The Coming Urban Big Data Revolution

Robert Goodspeed writes that urban planners are looking at how to best use new sources of information including Crowdsourced ( Open Street Map and tools like Foursquare), Private (ESRI Demographic Data), and Big Data:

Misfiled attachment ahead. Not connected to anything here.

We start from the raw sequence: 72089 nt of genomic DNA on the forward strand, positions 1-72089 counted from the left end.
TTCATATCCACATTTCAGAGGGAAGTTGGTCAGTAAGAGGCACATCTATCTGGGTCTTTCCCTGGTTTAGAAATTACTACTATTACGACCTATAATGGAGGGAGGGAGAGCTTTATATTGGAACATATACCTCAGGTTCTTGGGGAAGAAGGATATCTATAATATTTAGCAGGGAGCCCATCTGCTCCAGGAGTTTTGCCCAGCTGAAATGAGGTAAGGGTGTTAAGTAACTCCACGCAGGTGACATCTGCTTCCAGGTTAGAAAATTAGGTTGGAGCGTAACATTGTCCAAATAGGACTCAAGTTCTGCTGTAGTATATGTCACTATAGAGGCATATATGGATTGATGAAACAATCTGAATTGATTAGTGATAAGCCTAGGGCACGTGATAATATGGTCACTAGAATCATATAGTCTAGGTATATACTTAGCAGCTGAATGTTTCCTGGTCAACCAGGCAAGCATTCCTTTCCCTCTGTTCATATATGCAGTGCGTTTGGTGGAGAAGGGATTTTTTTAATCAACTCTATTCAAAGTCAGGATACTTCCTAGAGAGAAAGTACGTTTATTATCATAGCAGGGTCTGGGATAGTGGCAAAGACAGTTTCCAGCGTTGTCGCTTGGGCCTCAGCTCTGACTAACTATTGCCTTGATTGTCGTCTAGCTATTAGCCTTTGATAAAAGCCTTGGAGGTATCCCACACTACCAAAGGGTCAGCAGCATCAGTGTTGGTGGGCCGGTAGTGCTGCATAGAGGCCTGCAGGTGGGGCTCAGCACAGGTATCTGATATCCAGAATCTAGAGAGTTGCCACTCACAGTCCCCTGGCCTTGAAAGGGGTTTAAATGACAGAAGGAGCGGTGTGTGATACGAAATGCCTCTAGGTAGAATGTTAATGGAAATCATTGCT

Too often data wonks are enthralled with the new sources of data, spending hours making pretty maps or visualizations that are interesting but ultimately irrelevant to substantive policy or planning questions. Although there is a place for visual exploratory data analysis for complex data and good design to communicate clearly with stakeholders, planners can play a key roll in these discussions. Instead of dismissing these efforts, urban planners should engage with data analysts and designers, guiding them towards relevant questions and policy issues. The Columbia Spatial Information Design Lab’s projects epitomize this approach, mining public data to tell a policy-relevant stories about issues like prison spending or industrial zoning in Manhattan.

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